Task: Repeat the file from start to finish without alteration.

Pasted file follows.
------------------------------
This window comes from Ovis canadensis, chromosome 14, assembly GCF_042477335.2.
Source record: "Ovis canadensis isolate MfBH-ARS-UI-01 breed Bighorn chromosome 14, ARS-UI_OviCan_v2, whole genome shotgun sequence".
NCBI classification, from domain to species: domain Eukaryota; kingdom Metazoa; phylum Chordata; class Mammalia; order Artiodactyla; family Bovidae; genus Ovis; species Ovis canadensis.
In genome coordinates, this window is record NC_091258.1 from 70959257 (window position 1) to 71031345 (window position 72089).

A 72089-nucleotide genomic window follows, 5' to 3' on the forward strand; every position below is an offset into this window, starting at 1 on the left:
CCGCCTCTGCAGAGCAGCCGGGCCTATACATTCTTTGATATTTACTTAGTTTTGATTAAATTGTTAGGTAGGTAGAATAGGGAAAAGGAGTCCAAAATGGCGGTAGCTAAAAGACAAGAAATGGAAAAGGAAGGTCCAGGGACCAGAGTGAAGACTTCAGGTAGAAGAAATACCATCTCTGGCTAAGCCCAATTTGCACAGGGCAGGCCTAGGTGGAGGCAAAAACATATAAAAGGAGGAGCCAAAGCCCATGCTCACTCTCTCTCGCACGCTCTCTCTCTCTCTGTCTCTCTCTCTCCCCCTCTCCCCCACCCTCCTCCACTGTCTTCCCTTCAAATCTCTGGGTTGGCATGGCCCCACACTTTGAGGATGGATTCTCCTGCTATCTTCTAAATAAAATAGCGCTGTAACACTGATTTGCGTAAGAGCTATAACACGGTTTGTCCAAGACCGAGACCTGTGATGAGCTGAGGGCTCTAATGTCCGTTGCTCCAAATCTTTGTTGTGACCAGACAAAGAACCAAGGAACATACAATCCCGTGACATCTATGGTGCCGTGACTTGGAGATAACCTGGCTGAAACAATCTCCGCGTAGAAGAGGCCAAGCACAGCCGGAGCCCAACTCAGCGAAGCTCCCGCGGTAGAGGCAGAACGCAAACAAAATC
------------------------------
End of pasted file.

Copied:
This window comes from Ovis canadensis, chromosome 14, assembly GCF_042477335.2.
Source record: "Ovis canadensis isolate MfBH-ARS-UI-01 breed Bighorn chromosome 14, ARS-UI_OviCan_v2, whole genome shotgun sequence".
NCBI classification, from domain to species: domain Eukaryota; kingdom Metazoa; phylum Chordata; class Mammalia; order Artiodactyla; family Bovidae; genus Ovis; species Ovis canadensis.
In genome coordinates, this window is record NC_091258.1 from 70959257 (window position 1) to 71031345 (window position 72089).

A 72089-nucleotide genomic window follows, 5' to 3' on the forward strand; every position below is an offset into this window, starting at 1 on the left:
CCGCCTCTGCAGAGCAGCCGGGCCTATACATTCTTTGATATTTACTTAGTTTTGATTAAATTGTTAGGTAGGTAGAATAGGGAAAAGGAGTCCAAAATGGCGGTAGCTAAAAGACAAGAAATGGAAAAGGAAGGTCCAGGGACCAGAGTGAAGACTTCAGGTAGAAGAAATACCATCTCTGGCTAAGCCCAATTTGCACAGGGCAGGCCTAGGTGGAGGCAAAAACATATAAAAGGAGGAGCCAAAGCCCATGCTCACTCTCTCTCGCACGCTCTCTCTCTCTCTGTCTCTCTCTCTCCCCCTCTCCCCCACCCTCCTCCACTGTCTTCCCTTCAAATCTCTGGGTTGGCATGGCCCCACACTTTGAGGATGGATTCTCCTGCTATCTTCTAAATAAAATAGCGCTGTAACACTGATTTGCGTAAGAGCTATAACACGGTTTGTCCAAGACCGAGACCTGTGATGAGCTGAGGGCTCTAATGTCCGTTGCTCCAAATCTTTGTTGTGACCAGACAAAGAACCAAGGAACATACAATCCCGTGACATCTATGGTGCCGTGACTTGGAGATAACCTGGCTGAAACAATCTCCGCGTAGAAGAGGCCAAGCACAGCCGGAGCCCAACTCAGCGAAGCTCCCGCGGTAGAGGCAGAACGCAAACAAAATC